July 22, 2016

After fourteen years, Guantánamo detainee who chronicled torture will go home


Guantanamo via Shutterstock.

Guantánamo Bay detention camp. Via Shutterstock.

We’ve previously written about Mohamedou Ould Slahi, the Mauritanian man imprisoned for fourteen years in the Guantánamo Bay detention camp without being charged with any crime, whose book chronicling his experience there became a bestseller and went on to be published in twenty-five countries.

Now, the New York Times’s Charlie Savage reports, Slahi has finally been cleared for release by the six-agency Period Review Board, which determines when prisoners are “not enough of a threat to national security to continue to be detained.” The director of the National Security Project at the American Civil Liberties Union, which had campaigned for Slahi’s release, announced that the Mauritanian government would welcome him home.

As Savage recounts, Slahi was taken to Guantánamo in 2003 and “subjected to a special interrogation approved by Defense Secretary Donald H. Rumsfeld.” He began writing Guantanamo Diary in 2005 and it was published last year after a prolonged legal battle and many redactions. In his harrowing account, he describes being subjected to “sleep deprivation, beatings, dousings with ice water, and… being shackled for days in a freezing cell.”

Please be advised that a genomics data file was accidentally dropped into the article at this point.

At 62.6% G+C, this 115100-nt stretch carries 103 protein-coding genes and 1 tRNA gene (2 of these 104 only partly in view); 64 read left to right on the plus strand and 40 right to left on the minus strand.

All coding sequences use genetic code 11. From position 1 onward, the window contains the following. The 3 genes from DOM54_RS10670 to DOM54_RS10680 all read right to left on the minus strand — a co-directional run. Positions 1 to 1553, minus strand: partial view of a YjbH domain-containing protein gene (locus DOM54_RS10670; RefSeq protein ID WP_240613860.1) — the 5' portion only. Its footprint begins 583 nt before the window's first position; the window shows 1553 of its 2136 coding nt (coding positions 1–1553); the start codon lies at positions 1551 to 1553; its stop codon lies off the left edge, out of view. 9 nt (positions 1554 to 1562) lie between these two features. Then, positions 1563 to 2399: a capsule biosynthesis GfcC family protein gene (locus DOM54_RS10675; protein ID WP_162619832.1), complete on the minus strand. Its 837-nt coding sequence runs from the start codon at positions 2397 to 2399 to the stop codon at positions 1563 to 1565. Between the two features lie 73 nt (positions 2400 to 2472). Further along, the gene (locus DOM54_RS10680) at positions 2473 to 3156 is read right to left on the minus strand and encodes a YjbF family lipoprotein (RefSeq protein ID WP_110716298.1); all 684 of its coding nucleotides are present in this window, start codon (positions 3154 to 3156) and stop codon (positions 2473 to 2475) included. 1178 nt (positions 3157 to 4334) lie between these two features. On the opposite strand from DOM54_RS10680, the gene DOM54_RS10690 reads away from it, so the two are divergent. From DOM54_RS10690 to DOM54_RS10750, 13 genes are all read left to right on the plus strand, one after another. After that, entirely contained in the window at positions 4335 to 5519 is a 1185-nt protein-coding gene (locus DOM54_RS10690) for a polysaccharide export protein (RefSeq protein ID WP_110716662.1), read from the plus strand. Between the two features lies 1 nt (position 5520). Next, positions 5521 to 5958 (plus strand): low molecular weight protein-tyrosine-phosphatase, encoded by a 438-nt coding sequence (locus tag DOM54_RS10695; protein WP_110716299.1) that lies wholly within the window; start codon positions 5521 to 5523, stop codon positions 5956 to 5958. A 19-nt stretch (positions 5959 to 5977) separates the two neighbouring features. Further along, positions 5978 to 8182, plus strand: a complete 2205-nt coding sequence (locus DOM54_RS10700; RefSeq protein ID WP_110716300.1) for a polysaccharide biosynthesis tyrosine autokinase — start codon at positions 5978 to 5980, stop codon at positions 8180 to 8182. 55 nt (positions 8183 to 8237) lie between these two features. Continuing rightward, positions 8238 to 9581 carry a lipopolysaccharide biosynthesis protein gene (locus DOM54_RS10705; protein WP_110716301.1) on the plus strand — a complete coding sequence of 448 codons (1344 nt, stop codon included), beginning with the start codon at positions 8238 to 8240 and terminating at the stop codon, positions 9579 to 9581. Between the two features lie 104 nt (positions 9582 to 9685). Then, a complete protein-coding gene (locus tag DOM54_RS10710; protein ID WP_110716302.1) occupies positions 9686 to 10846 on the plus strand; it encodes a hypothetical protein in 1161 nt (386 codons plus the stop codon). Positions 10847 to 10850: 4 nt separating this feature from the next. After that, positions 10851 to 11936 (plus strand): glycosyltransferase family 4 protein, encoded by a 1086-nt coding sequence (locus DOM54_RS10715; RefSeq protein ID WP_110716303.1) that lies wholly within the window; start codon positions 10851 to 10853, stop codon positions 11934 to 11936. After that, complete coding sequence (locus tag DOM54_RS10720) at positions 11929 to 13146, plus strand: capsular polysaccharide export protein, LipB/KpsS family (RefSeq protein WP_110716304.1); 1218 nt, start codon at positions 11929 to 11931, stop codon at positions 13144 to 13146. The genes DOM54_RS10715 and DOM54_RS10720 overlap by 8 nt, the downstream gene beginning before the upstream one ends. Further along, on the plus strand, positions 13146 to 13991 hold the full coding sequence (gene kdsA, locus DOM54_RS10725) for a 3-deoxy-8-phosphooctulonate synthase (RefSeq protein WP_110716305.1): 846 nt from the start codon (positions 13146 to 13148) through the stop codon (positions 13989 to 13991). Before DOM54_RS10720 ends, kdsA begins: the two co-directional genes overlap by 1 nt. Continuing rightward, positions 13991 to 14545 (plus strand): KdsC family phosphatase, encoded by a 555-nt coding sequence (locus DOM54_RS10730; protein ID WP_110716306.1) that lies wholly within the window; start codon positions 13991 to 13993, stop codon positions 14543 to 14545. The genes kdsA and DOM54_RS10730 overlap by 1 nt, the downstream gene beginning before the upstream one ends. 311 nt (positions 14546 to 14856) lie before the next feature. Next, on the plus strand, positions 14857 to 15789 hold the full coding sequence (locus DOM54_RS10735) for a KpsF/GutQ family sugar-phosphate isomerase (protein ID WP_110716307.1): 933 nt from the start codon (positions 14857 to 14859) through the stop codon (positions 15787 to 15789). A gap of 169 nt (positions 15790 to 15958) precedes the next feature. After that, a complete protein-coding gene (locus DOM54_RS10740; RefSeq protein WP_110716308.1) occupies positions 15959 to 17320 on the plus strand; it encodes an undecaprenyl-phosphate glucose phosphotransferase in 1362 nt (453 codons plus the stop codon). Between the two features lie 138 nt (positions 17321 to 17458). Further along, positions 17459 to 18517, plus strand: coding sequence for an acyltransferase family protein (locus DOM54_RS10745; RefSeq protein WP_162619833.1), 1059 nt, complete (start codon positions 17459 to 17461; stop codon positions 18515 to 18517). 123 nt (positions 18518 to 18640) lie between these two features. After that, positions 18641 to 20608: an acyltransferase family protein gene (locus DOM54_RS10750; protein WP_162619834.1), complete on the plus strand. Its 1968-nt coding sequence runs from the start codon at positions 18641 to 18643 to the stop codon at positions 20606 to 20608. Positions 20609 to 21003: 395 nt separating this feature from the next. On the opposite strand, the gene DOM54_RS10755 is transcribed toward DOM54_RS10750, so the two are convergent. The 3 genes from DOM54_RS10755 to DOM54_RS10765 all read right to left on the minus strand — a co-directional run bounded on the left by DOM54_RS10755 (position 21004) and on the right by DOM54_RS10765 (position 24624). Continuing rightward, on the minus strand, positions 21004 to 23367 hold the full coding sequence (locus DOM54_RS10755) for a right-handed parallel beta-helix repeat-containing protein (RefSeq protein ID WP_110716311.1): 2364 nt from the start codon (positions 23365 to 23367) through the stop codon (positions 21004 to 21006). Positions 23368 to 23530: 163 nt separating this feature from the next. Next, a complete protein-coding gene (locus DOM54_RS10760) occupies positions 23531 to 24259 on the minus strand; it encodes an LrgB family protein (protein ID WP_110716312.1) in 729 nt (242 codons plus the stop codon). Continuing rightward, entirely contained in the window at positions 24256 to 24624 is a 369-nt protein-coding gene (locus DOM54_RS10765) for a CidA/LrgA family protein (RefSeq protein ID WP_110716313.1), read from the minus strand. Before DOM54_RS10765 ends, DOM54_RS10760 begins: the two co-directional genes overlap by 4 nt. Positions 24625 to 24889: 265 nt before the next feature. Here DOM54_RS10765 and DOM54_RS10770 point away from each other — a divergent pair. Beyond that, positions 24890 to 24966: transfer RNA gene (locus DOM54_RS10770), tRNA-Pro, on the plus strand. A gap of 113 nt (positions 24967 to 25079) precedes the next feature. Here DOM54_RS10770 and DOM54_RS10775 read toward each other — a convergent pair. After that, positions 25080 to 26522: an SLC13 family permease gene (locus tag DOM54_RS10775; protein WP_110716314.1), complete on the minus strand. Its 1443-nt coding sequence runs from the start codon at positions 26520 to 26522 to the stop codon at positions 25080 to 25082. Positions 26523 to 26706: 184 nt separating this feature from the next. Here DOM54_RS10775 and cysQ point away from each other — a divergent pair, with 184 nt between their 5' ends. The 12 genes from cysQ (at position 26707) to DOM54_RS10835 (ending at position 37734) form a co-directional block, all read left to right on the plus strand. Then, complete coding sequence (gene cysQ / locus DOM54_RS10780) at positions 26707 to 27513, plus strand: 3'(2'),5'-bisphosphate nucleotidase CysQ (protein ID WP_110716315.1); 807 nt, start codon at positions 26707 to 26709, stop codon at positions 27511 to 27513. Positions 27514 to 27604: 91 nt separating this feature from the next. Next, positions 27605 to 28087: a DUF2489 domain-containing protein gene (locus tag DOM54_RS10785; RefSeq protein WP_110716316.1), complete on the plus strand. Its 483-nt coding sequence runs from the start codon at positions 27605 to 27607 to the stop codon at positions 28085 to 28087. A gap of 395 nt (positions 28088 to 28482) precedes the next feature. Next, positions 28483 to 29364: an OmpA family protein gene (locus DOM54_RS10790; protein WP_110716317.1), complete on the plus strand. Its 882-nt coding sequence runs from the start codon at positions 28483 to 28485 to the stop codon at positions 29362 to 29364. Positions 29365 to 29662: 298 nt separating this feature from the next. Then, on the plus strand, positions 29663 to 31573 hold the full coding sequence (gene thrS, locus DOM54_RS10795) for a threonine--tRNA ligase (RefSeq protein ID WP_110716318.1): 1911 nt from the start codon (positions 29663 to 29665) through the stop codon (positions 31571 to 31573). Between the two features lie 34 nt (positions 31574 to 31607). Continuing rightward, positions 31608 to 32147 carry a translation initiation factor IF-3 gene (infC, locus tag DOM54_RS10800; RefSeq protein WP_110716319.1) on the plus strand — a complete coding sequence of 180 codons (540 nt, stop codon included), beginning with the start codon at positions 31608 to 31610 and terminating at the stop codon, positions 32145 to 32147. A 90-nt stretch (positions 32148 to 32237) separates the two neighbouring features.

While the ACLU is applauding Slahi’s release, they note that there are still dozens “trapped in the misery that is indefinite detention at Guantánamo.” President Obama sent a plan to close Guantánamo to Congress last February, and the announcement that three other detainees were transferred from the prison in June had some speculating that the end was in sight. But as the New Yorker‘s Amy Davidson explained in a deeply depressing piece (depressing not least for quoting Donald Trump that rather than close the prison we should “load it up with some bad dudes”), it’s beyond Obama’s power to once and for all shutter that hellhole that robbed Slahi of so many years of his life.



Kait Howard was a publicist at Melville House.